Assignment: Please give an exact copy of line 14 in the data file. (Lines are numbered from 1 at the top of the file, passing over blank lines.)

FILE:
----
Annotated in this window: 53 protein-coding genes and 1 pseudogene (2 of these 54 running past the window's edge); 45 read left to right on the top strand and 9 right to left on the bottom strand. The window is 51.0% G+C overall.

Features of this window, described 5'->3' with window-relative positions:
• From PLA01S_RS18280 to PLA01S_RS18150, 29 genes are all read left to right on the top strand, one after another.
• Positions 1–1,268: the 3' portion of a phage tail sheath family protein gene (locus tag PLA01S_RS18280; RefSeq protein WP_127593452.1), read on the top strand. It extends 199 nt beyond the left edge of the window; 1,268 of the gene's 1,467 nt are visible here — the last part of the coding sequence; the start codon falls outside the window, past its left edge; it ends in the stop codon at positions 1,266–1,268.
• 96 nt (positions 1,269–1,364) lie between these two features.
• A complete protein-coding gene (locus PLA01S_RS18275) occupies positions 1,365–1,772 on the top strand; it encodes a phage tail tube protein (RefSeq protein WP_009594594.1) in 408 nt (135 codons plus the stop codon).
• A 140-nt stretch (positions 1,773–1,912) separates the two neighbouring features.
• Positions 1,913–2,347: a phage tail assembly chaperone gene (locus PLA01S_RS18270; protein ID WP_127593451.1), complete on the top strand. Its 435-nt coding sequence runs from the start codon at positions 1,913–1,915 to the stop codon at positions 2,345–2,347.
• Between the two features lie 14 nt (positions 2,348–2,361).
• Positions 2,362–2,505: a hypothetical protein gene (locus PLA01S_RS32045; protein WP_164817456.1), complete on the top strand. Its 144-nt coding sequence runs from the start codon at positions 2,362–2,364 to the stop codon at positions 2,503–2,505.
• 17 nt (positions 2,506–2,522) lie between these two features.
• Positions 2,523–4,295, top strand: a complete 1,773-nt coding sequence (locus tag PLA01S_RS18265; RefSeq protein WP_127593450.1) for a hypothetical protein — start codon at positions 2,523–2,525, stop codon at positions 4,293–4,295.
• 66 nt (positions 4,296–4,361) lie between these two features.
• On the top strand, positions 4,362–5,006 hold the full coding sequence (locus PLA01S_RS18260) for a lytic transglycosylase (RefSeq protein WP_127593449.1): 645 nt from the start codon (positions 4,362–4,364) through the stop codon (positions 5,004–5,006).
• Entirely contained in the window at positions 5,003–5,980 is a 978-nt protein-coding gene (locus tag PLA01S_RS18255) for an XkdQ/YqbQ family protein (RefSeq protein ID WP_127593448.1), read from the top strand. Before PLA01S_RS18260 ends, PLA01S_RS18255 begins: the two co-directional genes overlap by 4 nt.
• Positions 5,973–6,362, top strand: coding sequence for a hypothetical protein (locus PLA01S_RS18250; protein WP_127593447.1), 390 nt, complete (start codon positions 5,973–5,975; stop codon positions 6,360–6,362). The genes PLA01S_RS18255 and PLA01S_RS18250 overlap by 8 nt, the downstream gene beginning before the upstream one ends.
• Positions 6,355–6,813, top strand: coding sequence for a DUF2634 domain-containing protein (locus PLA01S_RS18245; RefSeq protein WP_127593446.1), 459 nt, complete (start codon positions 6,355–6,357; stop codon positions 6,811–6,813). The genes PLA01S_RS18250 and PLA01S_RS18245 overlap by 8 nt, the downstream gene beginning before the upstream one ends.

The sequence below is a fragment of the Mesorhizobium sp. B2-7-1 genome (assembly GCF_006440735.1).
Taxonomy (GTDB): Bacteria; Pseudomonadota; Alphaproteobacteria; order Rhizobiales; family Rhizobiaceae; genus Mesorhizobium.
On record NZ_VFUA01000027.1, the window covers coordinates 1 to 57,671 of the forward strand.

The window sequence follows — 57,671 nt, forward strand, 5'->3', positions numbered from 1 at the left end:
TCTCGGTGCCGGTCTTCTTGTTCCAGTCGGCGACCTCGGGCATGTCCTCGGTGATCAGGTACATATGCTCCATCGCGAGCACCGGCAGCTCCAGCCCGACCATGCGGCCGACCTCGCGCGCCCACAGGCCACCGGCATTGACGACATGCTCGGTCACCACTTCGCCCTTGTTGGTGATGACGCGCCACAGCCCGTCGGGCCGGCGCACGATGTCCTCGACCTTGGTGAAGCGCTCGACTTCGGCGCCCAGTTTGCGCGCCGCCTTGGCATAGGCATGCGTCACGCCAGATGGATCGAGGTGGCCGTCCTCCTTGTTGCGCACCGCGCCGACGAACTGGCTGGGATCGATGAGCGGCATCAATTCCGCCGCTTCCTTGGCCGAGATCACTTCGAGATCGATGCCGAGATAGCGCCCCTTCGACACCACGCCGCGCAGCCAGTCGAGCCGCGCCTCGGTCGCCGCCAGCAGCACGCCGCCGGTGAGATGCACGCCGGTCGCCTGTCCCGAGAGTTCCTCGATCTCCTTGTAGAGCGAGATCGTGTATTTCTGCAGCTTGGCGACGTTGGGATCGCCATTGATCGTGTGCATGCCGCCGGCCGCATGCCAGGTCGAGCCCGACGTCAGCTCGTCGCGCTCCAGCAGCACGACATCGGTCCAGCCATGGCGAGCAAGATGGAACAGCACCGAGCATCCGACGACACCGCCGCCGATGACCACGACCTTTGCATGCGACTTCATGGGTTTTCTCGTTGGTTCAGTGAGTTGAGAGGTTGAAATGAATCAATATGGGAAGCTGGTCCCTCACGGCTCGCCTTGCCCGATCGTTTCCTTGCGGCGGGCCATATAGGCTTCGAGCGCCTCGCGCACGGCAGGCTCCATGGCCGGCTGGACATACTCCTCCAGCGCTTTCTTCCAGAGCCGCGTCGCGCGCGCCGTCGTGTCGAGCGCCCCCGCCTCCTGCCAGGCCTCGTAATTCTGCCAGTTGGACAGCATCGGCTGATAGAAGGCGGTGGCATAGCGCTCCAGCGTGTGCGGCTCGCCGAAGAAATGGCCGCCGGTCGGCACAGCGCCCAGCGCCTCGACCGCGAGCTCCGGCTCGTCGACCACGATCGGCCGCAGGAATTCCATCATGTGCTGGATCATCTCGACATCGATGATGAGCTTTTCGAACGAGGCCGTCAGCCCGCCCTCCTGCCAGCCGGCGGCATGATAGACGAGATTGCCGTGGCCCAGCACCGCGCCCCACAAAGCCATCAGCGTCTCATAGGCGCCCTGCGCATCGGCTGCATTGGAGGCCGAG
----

• On the top strand, positions 4,362–5,006 hold the full coding sequence (locus PLA01S_RS18260) for a lytic transglycosylase (RefSeq protein WP_127593449.1): 645 nt from the start codon (positions 4,362–4,364) through the stop codon (positions 5,004–5,006).